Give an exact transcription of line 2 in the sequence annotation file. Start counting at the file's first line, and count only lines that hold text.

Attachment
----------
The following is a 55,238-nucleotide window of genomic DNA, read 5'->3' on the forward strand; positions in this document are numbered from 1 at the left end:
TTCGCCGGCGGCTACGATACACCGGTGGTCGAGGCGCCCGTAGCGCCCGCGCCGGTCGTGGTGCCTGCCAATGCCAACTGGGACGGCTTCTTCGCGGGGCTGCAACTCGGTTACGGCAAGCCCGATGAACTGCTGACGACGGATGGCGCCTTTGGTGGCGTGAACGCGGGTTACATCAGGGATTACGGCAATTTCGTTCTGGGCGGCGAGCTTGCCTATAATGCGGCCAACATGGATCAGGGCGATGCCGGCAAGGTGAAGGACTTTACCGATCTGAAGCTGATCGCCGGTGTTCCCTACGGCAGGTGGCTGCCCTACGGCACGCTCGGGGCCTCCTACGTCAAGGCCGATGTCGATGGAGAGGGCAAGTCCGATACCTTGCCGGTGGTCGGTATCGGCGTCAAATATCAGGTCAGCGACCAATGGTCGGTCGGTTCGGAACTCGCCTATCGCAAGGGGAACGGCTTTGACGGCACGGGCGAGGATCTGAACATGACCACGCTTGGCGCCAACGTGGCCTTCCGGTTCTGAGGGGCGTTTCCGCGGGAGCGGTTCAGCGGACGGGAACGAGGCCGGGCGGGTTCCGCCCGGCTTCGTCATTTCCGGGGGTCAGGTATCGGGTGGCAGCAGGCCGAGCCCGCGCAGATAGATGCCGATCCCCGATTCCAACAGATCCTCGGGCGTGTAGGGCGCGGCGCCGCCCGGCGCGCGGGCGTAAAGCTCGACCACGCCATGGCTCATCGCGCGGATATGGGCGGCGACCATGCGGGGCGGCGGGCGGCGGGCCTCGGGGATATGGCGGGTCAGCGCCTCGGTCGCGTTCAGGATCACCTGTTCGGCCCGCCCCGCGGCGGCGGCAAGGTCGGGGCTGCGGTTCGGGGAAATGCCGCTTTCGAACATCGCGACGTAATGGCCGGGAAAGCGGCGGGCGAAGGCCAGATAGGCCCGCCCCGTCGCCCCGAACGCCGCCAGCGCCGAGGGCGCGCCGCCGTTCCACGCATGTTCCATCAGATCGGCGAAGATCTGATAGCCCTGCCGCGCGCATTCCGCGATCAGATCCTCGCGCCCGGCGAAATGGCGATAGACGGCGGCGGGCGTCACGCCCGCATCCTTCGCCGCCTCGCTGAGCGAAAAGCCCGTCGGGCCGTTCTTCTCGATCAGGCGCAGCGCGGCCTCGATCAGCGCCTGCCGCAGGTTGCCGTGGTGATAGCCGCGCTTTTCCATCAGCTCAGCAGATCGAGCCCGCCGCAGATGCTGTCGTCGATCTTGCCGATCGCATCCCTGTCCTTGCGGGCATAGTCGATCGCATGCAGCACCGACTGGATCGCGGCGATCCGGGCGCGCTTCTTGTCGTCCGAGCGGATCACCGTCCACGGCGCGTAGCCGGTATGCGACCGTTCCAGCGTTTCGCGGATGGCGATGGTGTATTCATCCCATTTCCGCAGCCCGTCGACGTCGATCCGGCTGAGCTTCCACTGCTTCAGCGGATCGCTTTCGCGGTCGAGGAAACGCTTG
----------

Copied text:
TTCGCCGGCGGCTACGATACACCGGTGGTCGAGGCGCCCGTAGCGCCCGCGCCGGTCGTGGTGCCTGCCAATGCCAACTGGGACGGCTTCTTCGCGGGGCTGCAACTCGGTTACGGCAAGCCCGATGAACTGCTGACGACGGATGGCGCCTTTGGTGGCGTGAACGCGGGTTACATCAGGGATTACGGCAATTTCGTTCTGGGCGGCGAGCTTGCCTATAATGCGGCCAACATGGATCAGGGCGATGCCGGCAAGGTGAAGGACTTTACCGATCTGAAGCTGATCGCCGGTGTTCCCTACGGCAGGTGGCTGCCCTACGGCACGCTCGGGGCCTCCTACGTCAAGGCCGATGTCGATGGAGAGGGCAAGTCCGATACCTTGCCGGTGGTCGGTATCGGCGTCAAATATCAGGTCAGCGACCAATGGTCGGTCGGTTCGGAACTCGCCTATCGCAAGGGGAACGGCTTTGACGGCACGGGCGAGGATCTGAACATGACCACGCTTGGCGCCAACGTGGCCTTCCGGTTCTGAGGGGCGTTTCCGCGGGAGCGGTTCAGCGGACGGGAACGAGGCCGGGCGGGTTCCGCCCGGCTTCGTCATTTCCGGGGGTCAGGTATCGGGTGGCAGCAGGCCGAGCCCGCGCAGATAGATGCCGATCCCCGATTCCAACAGATCCTCGGGCGTGTAGGGCGCGGCGCCGCCCGGCGCGCGGGCGTAAAGCTCGACCACGCCATGGCTCATCGCGCGGATATGGGCGGCGACCATGCGGGGCGGCGGGCGGCGGGCCTCGGGGATATGGCGGGTCAGCGCCTCGGTCGCGTTCAGGATCACCTGTTCGGCCCGCCCCGCGGCGGCGGCAAGGTCGGGGCTGCGGTTCGGGGAAATGCCGCTTTCGAACATCGCGACGTAATGGCCGGGAAAGCGGCGGGCGAAGGCCAGATAGGCCCGCCCCGTCGCCCCGAACGCCGCCAGCGCCGAGGGCGCGCCGCCGTTCCACGCATGTTCCATCAGATCGGCGAAGATCTGATAGCCCTGCCGCGCGCATTCCGCGATCAGATCCTCGCGCCCGGCGAAATGGCGATAGACGGCGGCGGGCGTCACGCCCGCATCCTTCGCCGCCTCGCTGAGCGAAAAGCCCGTCGGGCCGTTCTTCTCGATCAGGCGCAGCGCGGCCTCGATCAGCGCCTGCCGCAGGTTGCCGTGGTGATAGCCGCGCTTTTCCATCAGCTCAGCAGATCGAGCCCGCCGCAGATGCTGTCGTCGATCTTGCCGATCGCATCCCTGTCCTTGCGGGCATAGTCGATCGCATGCAGCACCGACTGGATCGCGGCGATCCGGGCGCGCTTCTTGTCGTCCGAGCGGATCACCGTCCACGGCGCGTAGCCGGTATGCGACCGTTCCAGCGTTTCGCGGATGGCGATGGTGTATTCATCCCATTTCCGCAGCCCGTCGACGTCGATCCGGCTGAGCTTCCACTGCTTCAGCGGATCGCTTTCGCGGTCGAGGAAACGCTTG